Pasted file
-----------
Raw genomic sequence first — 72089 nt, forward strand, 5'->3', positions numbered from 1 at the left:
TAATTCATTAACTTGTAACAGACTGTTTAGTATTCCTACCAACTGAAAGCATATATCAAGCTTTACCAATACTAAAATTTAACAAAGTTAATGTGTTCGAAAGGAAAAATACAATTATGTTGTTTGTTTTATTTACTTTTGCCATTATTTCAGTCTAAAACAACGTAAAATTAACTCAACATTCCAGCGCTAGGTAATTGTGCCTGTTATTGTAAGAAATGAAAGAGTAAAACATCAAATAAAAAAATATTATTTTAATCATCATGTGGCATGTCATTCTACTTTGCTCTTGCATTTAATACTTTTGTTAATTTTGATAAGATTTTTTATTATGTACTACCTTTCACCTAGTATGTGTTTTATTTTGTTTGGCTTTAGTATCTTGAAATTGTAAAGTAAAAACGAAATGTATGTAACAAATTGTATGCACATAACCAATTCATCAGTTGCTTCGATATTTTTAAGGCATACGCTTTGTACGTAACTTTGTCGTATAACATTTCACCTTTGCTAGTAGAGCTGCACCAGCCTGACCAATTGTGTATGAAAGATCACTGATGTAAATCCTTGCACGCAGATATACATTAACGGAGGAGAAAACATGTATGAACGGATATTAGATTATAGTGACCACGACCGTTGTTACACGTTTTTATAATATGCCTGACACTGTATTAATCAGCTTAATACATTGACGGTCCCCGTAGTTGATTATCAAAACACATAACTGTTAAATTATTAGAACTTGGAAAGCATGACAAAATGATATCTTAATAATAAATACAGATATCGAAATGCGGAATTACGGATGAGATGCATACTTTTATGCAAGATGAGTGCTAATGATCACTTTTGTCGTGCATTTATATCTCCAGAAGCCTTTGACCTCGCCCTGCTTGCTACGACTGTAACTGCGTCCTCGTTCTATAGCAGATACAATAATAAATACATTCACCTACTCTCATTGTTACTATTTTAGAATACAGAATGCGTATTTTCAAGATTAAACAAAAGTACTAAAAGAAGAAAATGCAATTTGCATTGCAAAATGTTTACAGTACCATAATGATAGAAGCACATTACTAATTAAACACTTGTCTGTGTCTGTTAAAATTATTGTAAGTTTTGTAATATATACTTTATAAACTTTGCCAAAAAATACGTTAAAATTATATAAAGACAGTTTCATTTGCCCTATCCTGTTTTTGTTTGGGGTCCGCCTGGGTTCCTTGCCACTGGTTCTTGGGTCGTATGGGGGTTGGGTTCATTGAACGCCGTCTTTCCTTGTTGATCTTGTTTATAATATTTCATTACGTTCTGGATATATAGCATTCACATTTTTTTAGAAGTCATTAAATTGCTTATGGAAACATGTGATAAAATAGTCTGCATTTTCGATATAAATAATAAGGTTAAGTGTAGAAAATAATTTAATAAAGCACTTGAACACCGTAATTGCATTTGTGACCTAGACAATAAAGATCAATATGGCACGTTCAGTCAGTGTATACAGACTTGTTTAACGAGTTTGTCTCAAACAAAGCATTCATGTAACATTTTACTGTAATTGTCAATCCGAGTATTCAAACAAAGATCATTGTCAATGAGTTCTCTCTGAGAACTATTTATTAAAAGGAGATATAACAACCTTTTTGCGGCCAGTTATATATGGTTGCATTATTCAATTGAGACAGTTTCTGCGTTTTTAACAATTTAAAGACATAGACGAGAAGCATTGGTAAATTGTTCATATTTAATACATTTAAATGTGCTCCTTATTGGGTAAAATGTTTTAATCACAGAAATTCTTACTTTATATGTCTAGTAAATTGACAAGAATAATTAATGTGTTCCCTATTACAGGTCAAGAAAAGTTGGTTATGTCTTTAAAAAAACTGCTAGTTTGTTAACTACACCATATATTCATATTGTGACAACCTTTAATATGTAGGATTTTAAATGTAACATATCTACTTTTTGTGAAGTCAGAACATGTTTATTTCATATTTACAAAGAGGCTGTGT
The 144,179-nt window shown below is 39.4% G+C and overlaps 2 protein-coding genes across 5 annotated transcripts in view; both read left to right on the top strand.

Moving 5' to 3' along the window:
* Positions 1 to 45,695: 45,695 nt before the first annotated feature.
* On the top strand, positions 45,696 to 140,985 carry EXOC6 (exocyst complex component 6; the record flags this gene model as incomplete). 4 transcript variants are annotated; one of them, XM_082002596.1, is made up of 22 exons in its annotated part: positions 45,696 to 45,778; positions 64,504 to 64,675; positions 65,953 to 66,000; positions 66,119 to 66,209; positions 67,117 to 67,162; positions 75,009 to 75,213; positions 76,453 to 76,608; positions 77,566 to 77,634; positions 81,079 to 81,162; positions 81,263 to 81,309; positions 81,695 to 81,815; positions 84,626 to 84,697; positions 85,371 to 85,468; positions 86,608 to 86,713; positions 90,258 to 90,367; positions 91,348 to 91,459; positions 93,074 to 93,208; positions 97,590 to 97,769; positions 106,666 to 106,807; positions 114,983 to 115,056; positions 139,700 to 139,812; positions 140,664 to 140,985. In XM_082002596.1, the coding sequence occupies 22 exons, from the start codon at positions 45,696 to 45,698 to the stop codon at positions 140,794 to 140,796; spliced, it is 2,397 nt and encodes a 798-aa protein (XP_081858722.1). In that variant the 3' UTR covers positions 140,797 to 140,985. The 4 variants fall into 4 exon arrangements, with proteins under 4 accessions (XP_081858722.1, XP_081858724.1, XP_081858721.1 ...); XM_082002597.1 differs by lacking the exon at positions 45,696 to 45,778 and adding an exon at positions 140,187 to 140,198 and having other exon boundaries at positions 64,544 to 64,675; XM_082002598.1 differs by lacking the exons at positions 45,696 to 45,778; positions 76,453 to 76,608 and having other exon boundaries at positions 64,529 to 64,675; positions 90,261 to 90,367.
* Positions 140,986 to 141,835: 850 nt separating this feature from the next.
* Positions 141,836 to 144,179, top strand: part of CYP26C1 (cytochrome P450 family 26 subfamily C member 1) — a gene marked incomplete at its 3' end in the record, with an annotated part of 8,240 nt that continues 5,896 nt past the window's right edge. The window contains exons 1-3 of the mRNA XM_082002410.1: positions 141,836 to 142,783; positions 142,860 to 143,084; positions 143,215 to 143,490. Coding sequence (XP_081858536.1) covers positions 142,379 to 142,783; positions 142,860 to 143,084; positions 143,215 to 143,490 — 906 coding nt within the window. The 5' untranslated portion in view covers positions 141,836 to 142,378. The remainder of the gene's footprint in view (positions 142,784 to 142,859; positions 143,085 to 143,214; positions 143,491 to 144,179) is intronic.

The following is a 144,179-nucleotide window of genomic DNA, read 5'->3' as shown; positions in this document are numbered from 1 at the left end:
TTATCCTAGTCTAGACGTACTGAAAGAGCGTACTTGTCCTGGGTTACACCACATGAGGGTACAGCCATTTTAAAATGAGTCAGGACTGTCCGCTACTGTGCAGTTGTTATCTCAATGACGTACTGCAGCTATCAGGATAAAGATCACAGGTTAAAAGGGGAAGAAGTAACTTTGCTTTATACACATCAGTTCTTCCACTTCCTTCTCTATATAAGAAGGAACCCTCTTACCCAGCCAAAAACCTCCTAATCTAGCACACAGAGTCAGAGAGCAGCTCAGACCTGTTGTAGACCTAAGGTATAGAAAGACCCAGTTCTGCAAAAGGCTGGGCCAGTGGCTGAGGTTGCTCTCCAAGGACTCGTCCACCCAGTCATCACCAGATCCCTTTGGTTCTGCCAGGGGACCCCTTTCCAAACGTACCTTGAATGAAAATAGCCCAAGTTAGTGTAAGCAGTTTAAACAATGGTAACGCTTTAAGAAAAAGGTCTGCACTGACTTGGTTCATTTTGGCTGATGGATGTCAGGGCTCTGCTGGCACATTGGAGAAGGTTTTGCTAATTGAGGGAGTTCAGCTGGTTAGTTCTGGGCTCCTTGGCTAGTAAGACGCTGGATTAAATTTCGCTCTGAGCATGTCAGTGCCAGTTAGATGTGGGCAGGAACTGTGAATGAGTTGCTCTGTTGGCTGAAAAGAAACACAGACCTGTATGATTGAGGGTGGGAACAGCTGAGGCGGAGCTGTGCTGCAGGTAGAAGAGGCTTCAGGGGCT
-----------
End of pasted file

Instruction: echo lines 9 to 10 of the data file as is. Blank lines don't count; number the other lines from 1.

The following is a 144,179-nucleotide window of genomic DNA, read 5'->3' as shown; positions in this document are numbered from 1 at the left end:
TTATCCTAGTCTAGACGTACTGAAAGAGCGTACTTGTCCTGGGTTACACCACATGAGGGTACAGCCATTTTAAAATGAGTCAGGACTGTCCGCTACTGTGCAGTTGTTATCTCAATGACGTACTGCAGCTATCAGGATAAAGATCACAGGTTAAAAGGGGAAGAAGTAACTTTGCTTTATACACATCAGTTCTTCCACTTCCTTCTCTATATAAGAAGGAACCCTCTTACCCAGCCAAAAACCTCCTAATCTAGCACACAGAGTCAGAGAGCAGCTCAGACCTGTTGTAGACCTAAGGTATAGAAAGACCCAGTTCTGCAAAAGGCTGGGCCAGTGGCTGAGGTTGCTCTCCAAGGACTCGTCCACCCAGTCATCACCAGATCCCTTTGGTTCTGCCAGGGGACCCCTTTCCAAACGTACCTTGAATGAAAATAGCCCAAGTTAGTGTAAGCAGTTTAAACAATGGTAACGCTTTAAGAAAAAGGTCTGCACTGACTTGGTTCATTTTGGCTGATGGATGTCAGGGCTCTGCTGGCACATTGGAGAAGGTTTTGCTAATTGAGGGAGTTCAGCTGGTTAGTTCTGGGCTCCTTGGCTAGTAAGACGCTGGATTAAATTTCGCTCTGAGCATGTCAGTGCCAGTTAGATGTGGGCAGGAACTGTGAATGAGTTGCTCTGTTGGCTGAAAAGAAACACAGACCTGTATGATTGAGGGTGGGAACAGCTGAGGCGGAGCTGTGCTGCAGGTAGAAGAGGCTTCAGGGGCT